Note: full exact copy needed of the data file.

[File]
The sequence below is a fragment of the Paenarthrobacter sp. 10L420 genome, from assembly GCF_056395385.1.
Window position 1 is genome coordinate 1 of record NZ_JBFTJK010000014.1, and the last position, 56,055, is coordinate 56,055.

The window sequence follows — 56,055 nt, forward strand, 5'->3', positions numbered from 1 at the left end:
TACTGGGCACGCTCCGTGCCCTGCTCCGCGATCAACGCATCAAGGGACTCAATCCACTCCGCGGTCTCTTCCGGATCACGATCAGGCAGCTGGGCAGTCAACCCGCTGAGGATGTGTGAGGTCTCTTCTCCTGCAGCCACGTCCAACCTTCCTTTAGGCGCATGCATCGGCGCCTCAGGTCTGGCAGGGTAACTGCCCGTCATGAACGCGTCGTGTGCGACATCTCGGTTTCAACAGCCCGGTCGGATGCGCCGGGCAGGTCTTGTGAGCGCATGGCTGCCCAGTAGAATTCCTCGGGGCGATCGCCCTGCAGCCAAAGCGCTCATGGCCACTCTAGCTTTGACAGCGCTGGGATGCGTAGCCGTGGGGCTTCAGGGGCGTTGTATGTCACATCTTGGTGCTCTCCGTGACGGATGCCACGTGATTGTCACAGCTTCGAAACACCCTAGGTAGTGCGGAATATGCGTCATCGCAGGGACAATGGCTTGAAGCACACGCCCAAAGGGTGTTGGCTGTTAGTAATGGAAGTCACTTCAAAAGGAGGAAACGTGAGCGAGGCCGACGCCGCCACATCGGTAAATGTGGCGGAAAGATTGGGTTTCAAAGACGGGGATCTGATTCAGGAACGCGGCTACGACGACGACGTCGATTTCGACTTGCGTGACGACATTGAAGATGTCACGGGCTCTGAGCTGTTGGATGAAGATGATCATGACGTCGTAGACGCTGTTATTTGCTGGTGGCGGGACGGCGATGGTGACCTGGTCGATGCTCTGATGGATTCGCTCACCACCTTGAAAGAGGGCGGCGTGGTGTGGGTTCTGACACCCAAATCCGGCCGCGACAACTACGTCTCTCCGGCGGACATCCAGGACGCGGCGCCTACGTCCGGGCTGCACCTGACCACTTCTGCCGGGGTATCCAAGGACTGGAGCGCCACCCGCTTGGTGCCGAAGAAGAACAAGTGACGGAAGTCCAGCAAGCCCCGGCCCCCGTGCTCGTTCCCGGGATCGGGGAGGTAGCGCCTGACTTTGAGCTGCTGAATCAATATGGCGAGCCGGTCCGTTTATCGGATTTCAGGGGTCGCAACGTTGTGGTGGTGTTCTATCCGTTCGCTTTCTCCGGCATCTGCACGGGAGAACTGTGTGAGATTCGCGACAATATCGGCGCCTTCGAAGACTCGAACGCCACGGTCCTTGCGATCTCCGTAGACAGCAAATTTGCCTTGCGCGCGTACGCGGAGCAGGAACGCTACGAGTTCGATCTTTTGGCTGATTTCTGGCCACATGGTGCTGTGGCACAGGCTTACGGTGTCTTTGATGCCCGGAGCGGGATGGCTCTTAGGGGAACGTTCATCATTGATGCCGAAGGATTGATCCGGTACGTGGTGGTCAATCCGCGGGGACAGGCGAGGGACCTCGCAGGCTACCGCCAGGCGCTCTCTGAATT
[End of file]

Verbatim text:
The sequence below is a fragment of the Paenarthrobacter sp. 10L420 genome, from assembly GCF_056395385.1.
Window position 1 is genome coordinate 1 of record NZ_JBFTJK010000014.1, and the last position, 56,055, is coordinate 56,055.

The window sequence follows — 56,055 nt, forward strand, 5'->3', positions numbered from 1 at the left end:
TACTGGGCACGCTCCGTGCCCTGCTCCGCGATCAACGCATCAAGGGACTCAATCCACTCCGCGGTCTCTTCCGGATCACGATCAGGCAGCTGGGCAGTCAACCCGCTGAGGATGTGTGAGGTCTCTTCTCCTGCAGCCACGTCCAACCTTCCTTTAGGCGCATGCATCGGCGCCTCAGGTCTGGCAGGGTAACTGCCCGTCATGAACGCGTCGTGTGCGACATCTCGGTTTCAACAGCCCGGTCGGATGCGCCGGGCAGGTCTTGTGAGCGCATGGCTGCCCAGTAGAATTCCTCGGGGCGATCGCCCTGCAGCCAAAGCGCTCATGGCCACTCTAGCTTTGACAGCGCTGGGATGCGTAGCCGTGGGGCTTCAGGGGCGTTGTATGTCACATCTTGGTGCTCTCCGTGACGGATGCCACGTGATTGTCACAGCTTCGAAACACCCTAGGTAGTGCGGAATATGCGTCATCGCAGGGACAATGGCTTGAAGCACACGCCCAAAGGGTGTTGGCTGTTAGTAATGGAAGTCACTTCAAAAGGAGGAAACGTGAGCGAGGCCGACGCCGCCACATCGGTAAATGTGGCGGAAAGATTGGGTTTCAAAGACGGGGATCTGATTCAGGAACGCGGCTACGACGACGACGTCGATTTCGACTTGCGTGACGACATTGAAGATGTCACGGGCTCTGAGCTGTTGGATGAAGATGATCATGACGTCGTAGACGCTGTTATTTGCTGGTGGCGGGACGGCGATGGTGACCTGGTCGATGCTCTGATGGATTCGCTCACCACCTTGAAAGAGGGCGGCGTGGTGTGGGTTCTGACACCCAAATCCGGCCGCGACAACTACGTCTCTCCGGCGGACATCCAGGACGCGGCGCCTACGTCCGGGCTGCACCTGACCACTTCTGCCGGGGTATCCAAGGACTGGAGCGCCACCCGCTTGGTGCCGAAGAAGAACAAGTGACGGAAGTCCAGCAAGCCCCGGCCCCCGTGCTCGTTCCCGGGATCGGGGAGGTAGCGCCTGACTTTGAGCTGCTGAATCAATATGGCGAGCCGGTCCGTTTATCGGATTTCAGGGGTCGCAACGTTGTGGTGGTGTTCTATCCGTTCGCTTTCTCCGGCATCTGCACGGGAGAACTGTGTGAGATTCGCGACAATATCGGCGCCTTCGAAGACTCGAACGCCACGGTCCTTGCGATCTCCGTAGACAGCAAATTTGCCTTGCGCGCGTACGCGGAGCAGGAACGCTACGAGTTCGATCTTTTGGCTGATTTCTGGCCACATGGTGCTGTGGCACAGGCTTACGGTGTCTTTGATGCCCGGAGCGGGATGGCTCTTAGGGGAACGTTCATCATTGATGCCGAAGGATTGATCCGGTACGTGGTGGTCAATCCGCGGGGACAGGCGAGGGACCTCGCAGGCTACCGCCAGGCGCTCTCTGAATT